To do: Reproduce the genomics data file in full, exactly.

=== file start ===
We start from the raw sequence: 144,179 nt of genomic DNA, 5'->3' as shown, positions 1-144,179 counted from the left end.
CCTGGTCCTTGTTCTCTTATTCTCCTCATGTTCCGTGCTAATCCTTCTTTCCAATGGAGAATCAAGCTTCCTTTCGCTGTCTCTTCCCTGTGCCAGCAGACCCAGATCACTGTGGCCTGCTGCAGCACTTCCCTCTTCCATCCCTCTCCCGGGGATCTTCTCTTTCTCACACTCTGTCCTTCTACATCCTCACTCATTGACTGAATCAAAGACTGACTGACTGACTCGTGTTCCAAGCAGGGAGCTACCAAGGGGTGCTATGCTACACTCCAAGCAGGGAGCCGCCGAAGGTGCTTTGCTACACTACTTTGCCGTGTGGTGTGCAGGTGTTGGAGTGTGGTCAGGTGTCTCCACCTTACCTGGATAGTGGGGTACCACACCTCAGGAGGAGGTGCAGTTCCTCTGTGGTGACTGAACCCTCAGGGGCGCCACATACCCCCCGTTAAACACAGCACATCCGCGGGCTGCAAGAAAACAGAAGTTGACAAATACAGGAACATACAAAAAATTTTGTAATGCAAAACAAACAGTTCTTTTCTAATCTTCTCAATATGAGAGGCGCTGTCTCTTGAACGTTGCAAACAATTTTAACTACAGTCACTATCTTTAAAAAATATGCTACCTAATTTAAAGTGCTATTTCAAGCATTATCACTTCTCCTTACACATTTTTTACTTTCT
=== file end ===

We start from the raw sequence: 144,179 nt of genomic DNA, 5'->3' as shown, positions 1-144,179 counted from the left end.
CCTGGTCCTTGTTCTCTTATTCTCCTCATGTTCCGTGCTAATCCTTCTTTCCAATGGAGAATCAAGCTTCCTTTCGCTGTCTCTTCCCTGTGCCAGCAGACCCAGATCACTGTGGCCTGCTGCAGCACTTCCCTCTTCCATCCCTCTCCCGGGGATCTTCTCTTTCTCACACTCTGTCCTTCTACATCCTCACTCATTGACTGAATCAAAGACTGACTGACTGACTCGTGTTCCAAGCAGGGAGCTACCAAGGGGTGCTATGCTACACTCCAAGCAGGGAGCCGCCGAAGGTGCTTTGCTACACTACTTTGCCGTGTGGTGTGCAGGTGTTGGAGTGTGGTCAGGTGTCTCCACCTTACCTGGATAGTGGGGTACCACACCTCAGGAGGAGGTGCAGTTCCTCTGTGGTGACTGAACCCTCAGGGGCGCCACATACCCCCCGTTAAACACAGCACATCCGCGGGCTGCAAGAAAACAGAAGTTGACAAATACAGGAACATACAAAAAATTTTGTAATGCAAAACAAACAGTTCTTTTCTAATCTTCTCAATATGAGAGGCGCTGTCTCTTGAACGTTGCAAACAATTTTAACTACAGTCACTATCTTTAAAAAATATGCTACCTAATTTAAAGTGCTATTTCAAGCATTATCACTTCTCCTTACACATTTTTTACTTTCT